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HMRC internal manual

Company Taxation Manual

From
HM Revenue & Customs
Updated
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Particular bodies: Pharmaceutical cases: Definition

A working definition of a pharmaceutical (“pharma”) case is set out below:

Included

  • Any manufacturer of human or veterinary medicines (whether prescription only or not), or materials used in medical diagnostics
  • Any manufacturer of drug delivery systems or of aids to surgery or other medical interventions
  • Any distributor connected to a pharmaceutical manufacturer
  • Any contract research organisation, or contract manufacturer, working to the pharmaceutical industry
  • ‘Virtual pharmas’, that is companies which acquire or develop medicines, but use other organisations for some or all of the R&D, manufacturing or marketing.
  • Biotechnology or life science companies. This is an emerging area that is not easy to classify. Most biotech companies include the development of medicines, or the provision of specialist services to pharmaceutical companies, as one of their business purposes. A significant minority, however, are concerned only with other processes, for example, microbial quality control for the food industry, environmental monitoring, or plant nutrients or protection. Usually the description in the directors’ report should make this clear, but if this still remains in doubt, assume the case to be a pharmaceutical one.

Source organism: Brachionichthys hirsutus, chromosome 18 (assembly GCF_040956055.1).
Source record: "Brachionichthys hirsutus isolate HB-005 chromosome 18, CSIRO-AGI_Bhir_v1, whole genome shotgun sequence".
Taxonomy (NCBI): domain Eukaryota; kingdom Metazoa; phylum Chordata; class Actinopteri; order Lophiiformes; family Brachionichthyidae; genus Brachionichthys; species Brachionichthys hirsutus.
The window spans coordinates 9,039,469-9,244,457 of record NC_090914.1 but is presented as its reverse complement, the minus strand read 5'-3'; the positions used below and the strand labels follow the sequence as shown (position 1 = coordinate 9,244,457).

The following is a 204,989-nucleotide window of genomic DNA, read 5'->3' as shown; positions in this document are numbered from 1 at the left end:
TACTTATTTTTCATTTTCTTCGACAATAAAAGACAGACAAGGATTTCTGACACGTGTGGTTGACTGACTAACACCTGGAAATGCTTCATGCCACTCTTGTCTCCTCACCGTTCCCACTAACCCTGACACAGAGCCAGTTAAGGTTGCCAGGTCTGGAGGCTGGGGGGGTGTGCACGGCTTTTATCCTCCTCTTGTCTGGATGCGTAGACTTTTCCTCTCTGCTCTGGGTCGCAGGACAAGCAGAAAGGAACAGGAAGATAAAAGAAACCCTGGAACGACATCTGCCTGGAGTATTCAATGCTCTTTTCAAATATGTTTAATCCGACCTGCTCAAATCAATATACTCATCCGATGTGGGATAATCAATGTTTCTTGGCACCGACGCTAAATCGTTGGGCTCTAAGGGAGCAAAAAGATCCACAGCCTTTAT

Where one company in a group meets the definition of a pharma case, then the wholegroup should be concentrated in the designated pharma office (determined by the registeredoffice of the parent company).

Excluded

  • Retail pharmacists
  • Wholesalers and distributors of drugs which

 

    • acquire no proprietary interest in the products they sell, and
    • are not part of a group which includes a pharmaceutical manufacturer (whether in the UK or abroad).